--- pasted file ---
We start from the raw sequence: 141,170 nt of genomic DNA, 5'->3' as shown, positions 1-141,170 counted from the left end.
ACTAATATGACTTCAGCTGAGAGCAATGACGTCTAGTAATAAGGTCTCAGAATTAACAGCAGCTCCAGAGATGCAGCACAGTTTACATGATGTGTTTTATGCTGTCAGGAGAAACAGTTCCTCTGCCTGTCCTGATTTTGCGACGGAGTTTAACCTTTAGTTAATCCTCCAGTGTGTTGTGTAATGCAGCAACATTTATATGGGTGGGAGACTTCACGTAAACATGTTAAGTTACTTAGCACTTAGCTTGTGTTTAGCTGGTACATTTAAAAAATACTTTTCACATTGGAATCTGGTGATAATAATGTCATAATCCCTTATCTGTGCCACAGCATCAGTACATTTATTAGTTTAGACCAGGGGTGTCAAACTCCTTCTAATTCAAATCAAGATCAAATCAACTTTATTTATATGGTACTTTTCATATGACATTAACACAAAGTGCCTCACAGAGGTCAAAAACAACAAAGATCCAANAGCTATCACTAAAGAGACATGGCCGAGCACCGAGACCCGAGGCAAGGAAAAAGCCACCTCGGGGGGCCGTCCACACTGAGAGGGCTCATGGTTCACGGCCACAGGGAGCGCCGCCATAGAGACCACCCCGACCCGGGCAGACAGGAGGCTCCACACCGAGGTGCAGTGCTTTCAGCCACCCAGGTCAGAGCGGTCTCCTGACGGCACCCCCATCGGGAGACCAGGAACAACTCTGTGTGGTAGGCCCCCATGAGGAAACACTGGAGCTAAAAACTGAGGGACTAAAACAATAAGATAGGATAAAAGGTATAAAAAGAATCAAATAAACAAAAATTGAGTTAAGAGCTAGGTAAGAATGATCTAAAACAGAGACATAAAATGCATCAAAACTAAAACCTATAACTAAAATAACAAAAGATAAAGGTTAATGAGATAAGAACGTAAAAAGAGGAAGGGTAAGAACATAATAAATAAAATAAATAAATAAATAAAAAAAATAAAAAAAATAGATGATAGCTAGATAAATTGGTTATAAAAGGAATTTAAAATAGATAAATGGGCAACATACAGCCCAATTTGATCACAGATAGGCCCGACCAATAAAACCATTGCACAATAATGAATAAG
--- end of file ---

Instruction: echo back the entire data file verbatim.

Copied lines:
We start from the raw sequence: 141,170 nt of genomic DNA, 5'->3' as shown, positions 1-141,170 counted from the left end.
ACTAATATGACTTCAGCTGAGAGCAATGACGTCTAGTAATAAGGTCTCAGAATTAACAGCAGCTCCAGAGATGCAGCACAGTTTACATGATGTGTTTTATGCTGTCAGGAGAAACAGTTCCTCTGCCTGTCCTGATTTTGCGACGGAGTTTAACCTTTAGTTAATCCTCCAGTGTGTTGTGTAATGCAGCAACATTTATATGGGTGGGAGACTTCACGTAAACATGTTAAGTTACTTAGCACTTAGCTTGTGTTTAGCTGGTACATTTAAAAAATACTTTTCACATTGGAATCTGGTGATAATAATGTCATAATCCCTTATCTGTGCCACAGCATCAGTACATTTATTAGTTTAGACCAGGGGTGTCAAACTCCTTCTAATTCAAATCAAGATCAAATCAACTTTATTTATATGGTACTTTTCATATGACATTAACACAAAGTGCCTCACAGAGGTCAAAAACAACAAAGATCCAANAGCTATCACTAAAGAGACATGGCCGAGCACCGAGACCCGAGGCAAGGAAAAAGCCACCTCGGGGGGCCGTCCACACTGAGAGGGCTCATGGTTCACGGCCACAGGGAGCGCCGCCATAGAGACCACCCCGACCCGGGCAGACAGGAGGCTCCACACCGAGGTGCAGTGCTTTCAGCCACCCAGGTCAGAGCGGTCTCCTGACGGCACCCCCATCGGGAGACCAGGAACAACTCTGTGTGGTAGGCCCCCATGAGGAAACACTGGAGCTAAAAACTGAGGGACTAAAACAATAAGATAGGATAAAAGGTATAAAAAGAATCAAATAAACAAAAATTGAGTTAAGAGCTAGGTAAGAATGATCTAAAACAGAGACATAAAATGCATCAAAACTAAAACCTATAACTAAAATAACAAAAGATAAAGGTTAATGAGATAAGAACGTAAAAAGAGGAAGGGTAAGAACATAATAAATAAAATAAATAAATAAATAAAAAAAATAAAAAAAATAGATGATAGCTAGATAAATTGGTTATAAAAGGAATTTAAAATAGATAAATGGGCAACATACAGCCCAATTTGATCACAGATAGGCCCGACCAATAAAACCATTGCACAATAATGAATAAG